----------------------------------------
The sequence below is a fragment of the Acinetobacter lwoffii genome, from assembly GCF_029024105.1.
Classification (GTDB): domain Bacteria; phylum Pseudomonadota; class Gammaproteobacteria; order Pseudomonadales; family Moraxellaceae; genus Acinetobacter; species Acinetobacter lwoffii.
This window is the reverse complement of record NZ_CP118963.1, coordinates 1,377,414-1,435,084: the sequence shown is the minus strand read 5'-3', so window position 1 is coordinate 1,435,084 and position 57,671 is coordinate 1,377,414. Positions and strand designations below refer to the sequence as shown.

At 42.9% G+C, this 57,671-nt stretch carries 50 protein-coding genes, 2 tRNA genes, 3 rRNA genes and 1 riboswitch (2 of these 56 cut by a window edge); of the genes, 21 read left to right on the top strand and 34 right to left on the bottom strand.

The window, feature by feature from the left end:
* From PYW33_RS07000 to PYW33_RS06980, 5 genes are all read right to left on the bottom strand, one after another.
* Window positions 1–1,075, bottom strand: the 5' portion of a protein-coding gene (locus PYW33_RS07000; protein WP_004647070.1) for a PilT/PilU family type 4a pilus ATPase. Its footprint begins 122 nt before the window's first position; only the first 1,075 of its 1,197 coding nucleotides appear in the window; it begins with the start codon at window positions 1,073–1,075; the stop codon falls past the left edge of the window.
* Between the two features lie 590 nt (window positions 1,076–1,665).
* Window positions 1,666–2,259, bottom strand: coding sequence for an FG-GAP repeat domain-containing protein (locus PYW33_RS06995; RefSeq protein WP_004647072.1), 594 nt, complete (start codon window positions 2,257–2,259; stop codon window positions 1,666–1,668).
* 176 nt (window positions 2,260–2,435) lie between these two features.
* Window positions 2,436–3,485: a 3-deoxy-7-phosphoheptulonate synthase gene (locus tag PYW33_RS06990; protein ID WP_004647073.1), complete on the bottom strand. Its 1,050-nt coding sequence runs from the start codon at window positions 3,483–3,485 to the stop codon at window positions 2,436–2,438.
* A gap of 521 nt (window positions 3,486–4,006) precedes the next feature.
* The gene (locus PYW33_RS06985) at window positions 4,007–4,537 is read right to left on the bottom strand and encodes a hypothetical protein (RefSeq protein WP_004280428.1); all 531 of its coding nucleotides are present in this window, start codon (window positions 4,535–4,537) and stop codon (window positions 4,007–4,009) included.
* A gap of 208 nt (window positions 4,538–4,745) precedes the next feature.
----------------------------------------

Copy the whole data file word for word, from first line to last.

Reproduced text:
The sequence below is a fragment of the Acinetobacter lwoffii genome, from assembly GCF_029024105.1.
Classification (GTDB): domain Bacteria; phylum Pseudomonadota; class Gammaproteobacteria; order Pseudomonadales; family Moraxellaceae; genus Acinetobacter; species Acinetobacter lwoffii.
This window is the reverse complement of record NZ_CP118963.1, coordinates 1,377,414-1,435,084: the sequence shown is the minus strand read 5'-3', so window position 1 is coordinate 1,435,084 and position 57,671 is coordinate 1,377,414. Positions and strand designations below refer to the sequence as shown.

At 42.9% G+C, this 57,671-nt stretch carries 50 protein-coding genes, 2 tRNA genes, 3 rRNA genes and 1 riboswitch (2 of these 56 cut by a window edge); of the genes, 21 read left to right on the top strand and 34 right to left on the bottom strand.

The window, feature by feature from the left end:
* From PYW33_RS07000 to PYW33_RS06980, 5 genes are all read right to left on the bottom strand, one after another.
* Window positions 1–1,075, bottom strand: the 5' portion of a protein-coding gene (locus PYW33_RS07000; protein WP_004647070.1) for a PilT/PilU family type 4a pilus ATPase. Its footprint begins 122 nt before the window's first position; only the first 1,075 of its 1,197 coding nucleotides appear in the window; it begins with the start codon at window positions 1,073–1,075; the stop codon falls past the left edge of the window.
* Between the two features lie 590 nt (window positions 1,076–1,665).
* Window positions 1,666–2,259, bottom strand: coding sequence for an FG-GAP repeat domain-containing protein (locus PYW33_RS06995; RefSeq protein WP_004647072.1), 594 nt, complete (start codon window positions 2,257–2,259; stop codon window positions 1,666–1,668).
* 176 nt (window positions 2,260–2,435) lie between these two features.
* Window positions 2,436–3,485: a 3-deoxy-7-phosphoheptulonate synthase gene (locus tag PYW33_RS06990; protein ID WP_004647073.1), complete on the bottom strand. Its 1,050-nt coding sequence runs from the start codon at window positions 3,483–3,485 to the stop codon at window positions 2,436–2,438.
* A gap of 521 nt (window positions 3,486–4,006) precedes the next feature.
* The gene (locus PYW33_RS06985) at window positions 4,007–4,537 is read right to left on the bottom strand and encodes a hypothetical protein (RefSeq protein WP_004280428.1); all 531 of its coding nucleotides are present in this window, start codon (window positions 4,535–4,537) and stop codon (window positions 4,007–4,009) included.
* A gap of 208 nt (window positions 4,538–4,745) precedes the next feature.